Fig. 3: NPP activity is regulated by cAMP-signaling.
figure 3

a, b Sorbitol-induced isosmotic lysis of stage II GIE with 100 µM H89 or 10 µM KT5720 (a), or with 100 µM 8Br-cAMP (b). c Sorbitol-induced isosmotic lysis of stage II GIE from the NF54 isolate (Control) and the transgenic pHLpfpkar line, cultivated with or without pyrimethamine (Pyri), or preincubated with 100 µM 8Br-cAMP. d, e Sorbitol-induced isosmotic lysis of stage V GIE with 100 µM 8Br-cAMP (d), sildenafil (e) or tadalafil (e). f Sorbitol-induced isosmotic lysis of stage V gametocytes from the NF54 isolate and the transgenic line PDEδ. All experiments were performed in the presence (orange) or absence (blue) of 100 µM NPPB. Circles indicate the number of independent experiments and error bars show the SEM. Statistical significance is determined by one-way ANOVA with Sidak correction for multiple comparisons. ****p < 0.0001, ***p < 0.001, **p < 0.01, *p < 0.05, ns: non-significant difference.

These observations suggest that the decline in NPP activity during gametocytogenesis likely results from the previously described drop in cAMP concentration in GIE due to the rising expression of PfPDEδ in mature gametocytes26. Thus, we hypothesized that interfering with cAMP pathway with molecules that raise cAMP levels may turn on NPP activity in stage V GIE. As expected, raising cAMP levels in mature GIE upon incubation with 8Br-cAMP or with the PDE inhibitors sildenafil and tadalafil restored the sorbitol-induced lysis to the levels observed in early GIE, whereas tadalafil did not trigger any significant effect in early GIE (Fig. 3d, e and Supplementary Fig. S4). Consistently, the loss of PDE activity in a transgenic parasite in which the Pfpdeδ gene had been deleted27 also resulted in a drastic increase in permeability of mature GIE (Fig. 3f and Supplementary Fig. S3). These findings show that activating the cAMP/PKA pathway can reactivate NPPs in mature stages.

NPPs contribute to the uptake of artemisinin derivatives by immature GIE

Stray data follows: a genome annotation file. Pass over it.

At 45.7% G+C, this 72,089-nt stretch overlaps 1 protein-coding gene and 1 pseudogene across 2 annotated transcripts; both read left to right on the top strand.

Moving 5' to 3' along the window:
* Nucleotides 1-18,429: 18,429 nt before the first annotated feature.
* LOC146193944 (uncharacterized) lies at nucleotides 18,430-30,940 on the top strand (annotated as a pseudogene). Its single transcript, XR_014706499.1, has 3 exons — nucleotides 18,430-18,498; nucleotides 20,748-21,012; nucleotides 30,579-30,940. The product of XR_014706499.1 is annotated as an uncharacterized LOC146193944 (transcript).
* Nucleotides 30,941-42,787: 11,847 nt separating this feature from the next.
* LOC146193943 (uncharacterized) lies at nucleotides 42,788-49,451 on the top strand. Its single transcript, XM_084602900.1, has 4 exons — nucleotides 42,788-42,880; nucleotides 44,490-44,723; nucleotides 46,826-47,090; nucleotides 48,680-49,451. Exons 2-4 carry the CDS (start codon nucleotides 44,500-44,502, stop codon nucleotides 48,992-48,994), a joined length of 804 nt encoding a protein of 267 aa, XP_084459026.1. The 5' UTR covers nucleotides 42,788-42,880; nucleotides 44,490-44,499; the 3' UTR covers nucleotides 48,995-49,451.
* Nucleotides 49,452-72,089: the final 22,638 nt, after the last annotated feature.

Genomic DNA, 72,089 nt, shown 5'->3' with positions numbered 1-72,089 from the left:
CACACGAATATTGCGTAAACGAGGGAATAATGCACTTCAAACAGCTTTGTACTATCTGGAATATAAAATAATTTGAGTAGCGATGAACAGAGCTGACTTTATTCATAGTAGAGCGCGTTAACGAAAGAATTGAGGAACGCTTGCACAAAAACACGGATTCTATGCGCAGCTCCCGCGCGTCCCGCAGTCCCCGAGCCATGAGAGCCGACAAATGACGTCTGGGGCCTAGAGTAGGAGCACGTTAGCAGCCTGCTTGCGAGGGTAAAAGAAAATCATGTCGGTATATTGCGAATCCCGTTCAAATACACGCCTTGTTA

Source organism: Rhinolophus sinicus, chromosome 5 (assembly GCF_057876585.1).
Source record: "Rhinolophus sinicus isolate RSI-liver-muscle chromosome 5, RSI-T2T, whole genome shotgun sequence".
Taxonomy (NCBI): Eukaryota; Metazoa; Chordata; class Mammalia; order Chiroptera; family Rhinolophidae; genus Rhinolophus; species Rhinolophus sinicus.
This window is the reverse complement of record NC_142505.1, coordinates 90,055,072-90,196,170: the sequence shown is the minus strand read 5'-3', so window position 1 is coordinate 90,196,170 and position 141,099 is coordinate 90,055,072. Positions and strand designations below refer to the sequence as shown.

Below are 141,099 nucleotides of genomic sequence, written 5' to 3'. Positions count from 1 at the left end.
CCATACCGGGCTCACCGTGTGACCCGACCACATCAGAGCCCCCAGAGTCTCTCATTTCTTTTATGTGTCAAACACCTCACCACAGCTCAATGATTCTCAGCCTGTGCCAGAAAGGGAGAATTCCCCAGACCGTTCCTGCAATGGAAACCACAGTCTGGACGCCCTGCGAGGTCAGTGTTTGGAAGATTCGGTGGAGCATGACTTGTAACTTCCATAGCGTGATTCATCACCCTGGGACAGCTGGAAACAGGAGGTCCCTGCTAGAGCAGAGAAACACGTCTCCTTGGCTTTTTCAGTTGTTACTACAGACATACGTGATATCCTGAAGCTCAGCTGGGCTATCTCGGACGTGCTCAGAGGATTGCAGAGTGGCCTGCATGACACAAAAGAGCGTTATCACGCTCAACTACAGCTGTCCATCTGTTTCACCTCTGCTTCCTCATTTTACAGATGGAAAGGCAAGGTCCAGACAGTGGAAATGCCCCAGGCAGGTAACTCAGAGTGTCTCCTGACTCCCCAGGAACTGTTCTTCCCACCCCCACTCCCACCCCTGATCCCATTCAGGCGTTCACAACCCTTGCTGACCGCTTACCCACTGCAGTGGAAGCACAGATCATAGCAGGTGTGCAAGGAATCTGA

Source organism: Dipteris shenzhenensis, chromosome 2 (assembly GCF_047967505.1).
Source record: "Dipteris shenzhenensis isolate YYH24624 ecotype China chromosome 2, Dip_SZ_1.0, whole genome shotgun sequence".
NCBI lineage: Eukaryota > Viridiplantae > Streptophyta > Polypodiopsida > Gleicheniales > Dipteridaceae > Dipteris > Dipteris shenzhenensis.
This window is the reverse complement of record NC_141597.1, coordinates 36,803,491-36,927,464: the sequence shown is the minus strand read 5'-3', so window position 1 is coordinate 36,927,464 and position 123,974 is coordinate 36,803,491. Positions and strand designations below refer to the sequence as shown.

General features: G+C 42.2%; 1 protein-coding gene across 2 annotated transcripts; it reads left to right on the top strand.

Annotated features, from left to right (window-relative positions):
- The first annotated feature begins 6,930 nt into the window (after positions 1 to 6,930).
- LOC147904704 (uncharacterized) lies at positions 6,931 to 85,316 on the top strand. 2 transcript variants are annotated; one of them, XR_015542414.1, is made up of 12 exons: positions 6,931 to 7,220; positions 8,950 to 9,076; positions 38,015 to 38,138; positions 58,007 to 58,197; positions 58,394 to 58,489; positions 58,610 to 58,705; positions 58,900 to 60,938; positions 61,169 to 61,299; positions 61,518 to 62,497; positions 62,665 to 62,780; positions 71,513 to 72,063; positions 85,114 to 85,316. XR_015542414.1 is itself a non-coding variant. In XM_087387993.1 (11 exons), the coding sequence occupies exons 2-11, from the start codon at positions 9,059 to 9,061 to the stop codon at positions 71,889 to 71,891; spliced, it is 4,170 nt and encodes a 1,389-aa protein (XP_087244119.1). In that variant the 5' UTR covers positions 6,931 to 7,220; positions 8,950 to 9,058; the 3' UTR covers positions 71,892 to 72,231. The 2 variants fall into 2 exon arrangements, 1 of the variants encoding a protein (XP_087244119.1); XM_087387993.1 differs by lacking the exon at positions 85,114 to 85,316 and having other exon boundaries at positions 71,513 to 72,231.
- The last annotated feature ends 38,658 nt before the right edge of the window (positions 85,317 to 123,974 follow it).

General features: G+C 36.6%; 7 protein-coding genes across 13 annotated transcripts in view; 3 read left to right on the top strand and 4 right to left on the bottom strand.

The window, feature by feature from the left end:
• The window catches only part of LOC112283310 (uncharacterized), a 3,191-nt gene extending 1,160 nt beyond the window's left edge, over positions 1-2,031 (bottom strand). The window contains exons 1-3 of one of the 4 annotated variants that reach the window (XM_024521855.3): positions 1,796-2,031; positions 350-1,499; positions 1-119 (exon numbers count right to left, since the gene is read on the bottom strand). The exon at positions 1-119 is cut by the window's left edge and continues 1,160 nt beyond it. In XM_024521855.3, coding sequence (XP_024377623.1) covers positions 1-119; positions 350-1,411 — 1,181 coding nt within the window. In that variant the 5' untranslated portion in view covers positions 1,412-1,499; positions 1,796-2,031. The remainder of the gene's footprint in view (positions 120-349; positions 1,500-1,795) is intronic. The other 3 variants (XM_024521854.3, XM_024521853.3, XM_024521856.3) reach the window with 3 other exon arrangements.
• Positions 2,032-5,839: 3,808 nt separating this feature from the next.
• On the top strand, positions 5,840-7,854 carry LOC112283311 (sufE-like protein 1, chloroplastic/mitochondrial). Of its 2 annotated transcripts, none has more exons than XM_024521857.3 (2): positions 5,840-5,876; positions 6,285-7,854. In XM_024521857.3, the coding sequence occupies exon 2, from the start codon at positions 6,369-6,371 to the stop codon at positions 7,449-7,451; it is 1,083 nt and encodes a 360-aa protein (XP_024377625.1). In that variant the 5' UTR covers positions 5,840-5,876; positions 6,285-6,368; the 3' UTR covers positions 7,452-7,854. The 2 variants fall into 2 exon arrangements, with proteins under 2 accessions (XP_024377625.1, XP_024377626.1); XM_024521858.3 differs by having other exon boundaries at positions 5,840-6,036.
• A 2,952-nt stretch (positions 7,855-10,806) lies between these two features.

P. falciparum mature gametocytes are known to become less sensitive to several antimalarials, including artemisinin derivatives, as their maturation progresses from stage I to stage V28,29. Although lower metabolic activity and complete hemoglobin digestion in mature stages have been suggested to contribute to this decrease in chemosensitivity4,30, we hypothesized that this decrease may also be linked to the decline of host membrane permeability during gametocyte maturation. To address this hypothesis, we first evaluated whether NPP activity is required for uptake of artemisinin derivatives by immature GIE. For this purpose, we used Fluo-DHA, a fluorescent probe mimicking the clinical antimalarials dihydroartemisinin (DHA) and artemether31. This probe was synthesized from DHA and a 4-nitrobenzoxadiazole (NBD) fluorophore (Supplementary Fig. S5). First, we validated that Fluo-DHA was detectable in the gametocyte cytoplasm after 2 h incubation and exhibited antiplasmodial activity against early gametocytes as assessed by a luciferase-based viability assay (Supplementary Fig. S5). Flow cytometry quantification showed that Fluo-DHA was taken up by stage II GIE, whereas uninfected erythrocytes were all negative (Fig. 4a, b and Supplementary Fig. S6). The pharmacological specificity of this probe was validated by a competition assay with an excess of DHA (Fig. 4c). Importantly, preincubation with the NPP inhibitors NPPB and furosemide induced a significant decrease in the mean fluorescence intensity, indicating that Fluo-DHA uptake is partly mediated by NPPs in early GIE (Fig. 4d). About 50% of fluorescence remained upon NPPB treatment, suggesting that Fluo-DHA uptake may also partly occur by diffusion through the erythrocyte membrane or by another route. Moreover, the viability at 48 h of early GIE following a 3-h pulse exposure to 150 nM Fluo-DHA or 700 nM artemisinin was slightly but significantly increased upon preincubation with NPPB, suggesting that NPP inhibition impacts the transport of these antimalarials into the infected erythrocytes (Fig. 4e). These results indicate that NPPs facilitate the uptake of artemisinin derivatives, and substantiate the idea that the slowdown of NPP activity in mature stages may account for their refractoriness to these drugs. To address this hypothesis, we evaluated Fluo-DHA uptake in synchronous cultures of stage II, III, IV, and V gametocytes. As observed for the decline in NPP activity, Fluo-DHA uptake also decreased during gametocyte maturation (Fig. 4f and Supplementary Fig. S6). The mean fluorescence intensity in GIE slowed down in stage III and reached the same level as that of NPPB-treated cells in stage V GIE. This profile is consistent with the increased IC50 of Fluo-DHA in mature gametocytes (Supplementary Fig. S5) and correlates with the previously described chemosensitivity shift occurring at the transition from stage III to stage IV28,32. Therefore, the decline in NPP activity and in drug uptake along gametocytogenesis parallels the decrease in gametocytes sensitivity to several antimalarials4,28. Although we cannot rule out that the decrease in Fluo-DHA activity in mature stages reflects the slowdown of hemoglobin breakdown required for the activation of artemisinin33, our results provide evidence that NPPs significantly contribute to the uptake of artemisinin derivatives in GIE.